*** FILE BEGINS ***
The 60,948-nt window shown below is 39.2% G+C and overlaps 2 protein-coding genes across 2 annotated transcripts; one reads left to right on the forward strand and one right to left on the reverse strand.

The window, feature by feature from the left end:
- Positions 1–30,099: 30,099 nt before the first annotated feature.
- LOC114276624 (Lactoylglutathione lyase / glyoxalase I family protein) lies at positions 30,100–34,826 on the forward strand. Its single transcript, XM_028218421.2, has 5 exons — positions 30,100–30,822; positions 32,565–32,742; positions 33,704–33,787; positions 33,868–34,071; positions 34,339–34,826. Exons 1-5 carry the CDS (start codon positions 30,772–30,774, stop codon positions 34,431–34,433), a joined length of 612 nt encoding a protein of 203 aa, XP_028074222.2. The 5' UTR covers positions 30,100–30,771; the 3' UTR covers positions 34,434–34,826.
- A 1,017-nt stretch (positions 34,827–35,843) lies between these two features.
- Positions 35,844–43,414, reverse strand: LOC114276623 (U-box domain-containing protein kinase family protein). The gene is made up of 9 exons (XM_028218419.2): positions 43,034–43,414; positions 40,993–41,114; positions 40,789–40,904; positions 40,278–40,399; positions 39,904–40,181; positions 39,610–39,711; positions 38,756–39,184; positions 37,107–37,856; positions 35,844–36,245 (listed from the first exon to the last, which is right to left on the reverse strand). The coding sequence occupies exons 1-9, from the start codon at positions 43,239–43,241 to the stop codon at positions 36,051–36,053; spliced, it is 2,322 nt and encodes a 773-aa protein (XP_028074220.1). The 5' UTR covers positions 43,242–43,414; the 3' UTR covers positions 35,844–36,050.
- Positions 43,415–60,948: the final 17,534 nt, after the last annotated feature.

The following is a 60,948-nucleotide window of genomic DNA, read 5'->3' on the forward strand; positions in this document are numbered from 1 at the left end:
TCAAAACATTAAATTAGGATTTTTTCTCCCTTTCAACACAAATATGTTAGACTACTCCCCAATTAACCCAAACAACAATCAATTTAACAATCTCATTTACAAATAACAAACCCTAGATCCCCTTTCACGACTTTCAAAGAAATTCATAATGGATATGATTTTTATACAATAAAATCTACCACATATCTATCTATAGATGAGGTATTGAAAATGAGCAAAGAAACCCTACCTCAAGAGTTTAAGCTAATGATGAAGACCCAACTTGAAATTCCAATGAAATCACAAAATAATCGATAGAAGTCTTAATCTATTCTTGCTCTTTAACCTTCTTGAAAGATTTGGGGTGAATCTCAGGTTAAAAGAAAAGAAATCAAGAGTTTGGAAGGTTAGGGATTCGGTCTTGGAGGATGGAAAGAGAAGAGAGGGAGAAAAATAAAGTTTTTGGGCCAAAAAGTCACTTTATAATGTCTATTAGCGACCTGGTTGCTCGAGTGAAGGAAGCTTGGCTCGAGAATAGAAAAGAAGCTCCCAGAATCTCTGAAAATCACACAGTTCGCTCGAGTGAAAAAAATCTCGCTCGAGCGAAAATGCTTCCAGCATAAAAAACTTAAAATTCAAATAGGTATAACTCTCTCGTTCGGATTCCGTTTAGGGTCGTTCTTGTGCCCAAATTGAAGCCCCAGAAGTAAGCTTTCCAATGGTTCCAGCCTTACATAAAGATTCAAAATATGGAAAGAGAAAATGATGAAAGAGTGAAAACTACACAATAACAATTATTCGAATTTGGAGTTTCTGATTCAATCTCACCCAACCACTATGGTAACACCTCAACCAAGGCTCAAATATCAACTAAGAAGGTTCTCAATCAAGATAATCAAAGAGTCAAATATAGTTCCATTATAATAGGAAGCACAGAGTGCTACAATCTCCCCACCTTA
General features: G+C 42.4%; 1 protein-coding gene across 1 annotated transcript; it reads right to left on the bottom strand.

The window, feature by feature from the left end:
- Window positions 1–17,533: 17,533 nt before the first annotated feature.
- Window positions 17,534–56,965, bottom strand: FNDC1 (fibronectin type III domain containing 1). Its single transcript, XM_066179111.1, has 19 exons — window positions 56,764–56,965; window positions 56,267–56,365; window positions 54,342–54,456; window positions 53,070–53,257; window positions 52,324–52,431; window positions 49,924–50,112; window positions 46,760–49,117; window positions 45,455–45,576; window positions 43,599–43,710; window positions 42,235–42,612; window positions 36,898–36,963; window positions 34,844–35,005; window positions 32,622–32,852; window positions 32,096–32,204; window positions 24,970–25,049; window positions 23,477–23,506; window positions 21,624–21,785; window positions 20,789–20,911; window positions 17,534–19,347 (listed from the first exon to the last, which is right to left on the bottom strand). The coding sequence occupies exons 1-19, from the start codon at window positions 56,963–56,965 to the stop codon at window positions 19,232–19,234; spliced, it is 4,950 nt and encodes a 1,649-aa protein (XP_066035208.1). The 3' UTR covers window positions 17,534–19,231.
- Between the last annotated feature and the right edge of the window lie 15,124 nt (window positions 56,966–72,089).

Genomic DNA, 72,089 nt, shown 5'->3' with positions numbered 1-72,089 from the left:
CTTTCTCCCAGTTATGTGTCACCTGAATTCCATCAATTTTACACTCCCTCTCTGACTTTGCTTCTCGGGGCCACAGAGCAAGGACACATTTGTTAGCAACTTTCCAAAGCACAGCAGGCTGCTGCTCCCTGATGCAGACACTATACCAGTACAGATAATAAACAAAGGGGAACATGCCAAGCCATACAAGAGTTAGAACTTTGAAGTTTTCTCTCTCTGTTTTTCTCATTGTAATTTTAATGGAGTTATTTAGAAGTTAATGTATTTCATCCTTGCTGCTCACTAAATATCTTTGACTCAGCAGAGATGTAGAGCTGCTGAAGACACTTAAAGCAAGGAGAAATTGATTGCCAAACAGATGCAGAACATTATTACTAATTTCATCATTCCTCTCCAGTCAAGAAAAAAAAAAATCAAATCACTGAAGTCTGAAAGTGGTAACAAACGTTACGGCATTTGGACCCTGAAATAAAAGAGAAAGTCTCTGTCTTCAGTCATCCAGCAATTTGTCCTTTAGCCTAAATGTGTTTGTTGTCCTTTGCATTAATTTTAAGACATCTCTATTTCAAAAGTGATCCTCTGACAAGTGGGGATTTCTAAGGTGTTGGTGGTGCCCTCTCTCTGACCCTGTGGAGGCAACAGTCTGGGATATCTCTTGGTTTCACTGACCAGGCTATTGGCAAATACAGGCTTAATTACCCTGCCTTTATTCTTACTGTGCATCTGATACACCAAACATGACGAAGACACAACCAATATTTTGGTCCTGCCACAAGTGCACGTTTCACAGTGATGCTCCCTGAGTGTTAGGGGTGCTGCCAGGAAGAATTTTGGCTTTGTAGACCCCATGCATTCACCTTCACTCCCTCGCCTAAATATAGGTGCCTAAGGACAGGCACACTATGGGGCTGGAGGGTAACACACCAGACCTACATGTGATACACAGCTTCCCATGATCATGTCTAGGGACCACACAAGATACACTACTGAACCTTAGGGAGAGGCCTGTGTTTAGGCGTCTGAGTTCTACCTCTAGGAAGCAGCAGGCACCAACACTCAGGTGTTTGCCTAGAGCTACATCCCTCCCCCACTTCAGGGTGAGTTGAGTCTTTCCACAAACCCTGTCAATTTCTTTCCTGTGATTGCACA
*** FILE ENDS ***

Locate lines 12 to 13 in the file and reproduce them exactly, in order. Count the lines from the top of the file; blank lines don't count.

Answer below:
- Window positions 1–17,533: 17,533 nt before the first annotated feature.
- Window positions 17,534–56,965, bottom strand: FNDC1 (fibronectin type III domain containing 1). Its single transcript, XM_066179111.1, has 19 exons — window positions 56,764–56,965; window positions 56,267–56,365; window positions 54,342–54,456; window positions 53,070–53,257; window positions 52,324–52,431; window positions 49,924–50,112; window positions 46,760–49,117; window positions 45,455–45,576; window positions 43,599–43,710; window positions 42,235–42,612; window positions 36,898–36,963; window positions 34,844–35,005; window positions 32,622–32,852; window positions 32,096–32,204; window positions 24,970–25,049; window positions 23,477–23,506; window positions 21,624–21,785; window positions 20,789–20,911; window positions 17,534–19,347 (listed from the first exon to the last, which is right to left on the bottom strand). The coding sequence occupies exons 1-19, from the start codon at window positions 56,963–56,965 to the stop codon at window positions 19,232–19,234; spliced, it is 4,950 nt and encodes a 1,649-aa protein (XP_066035208.1). The 3' UTR covers window positions 17,534–19,231.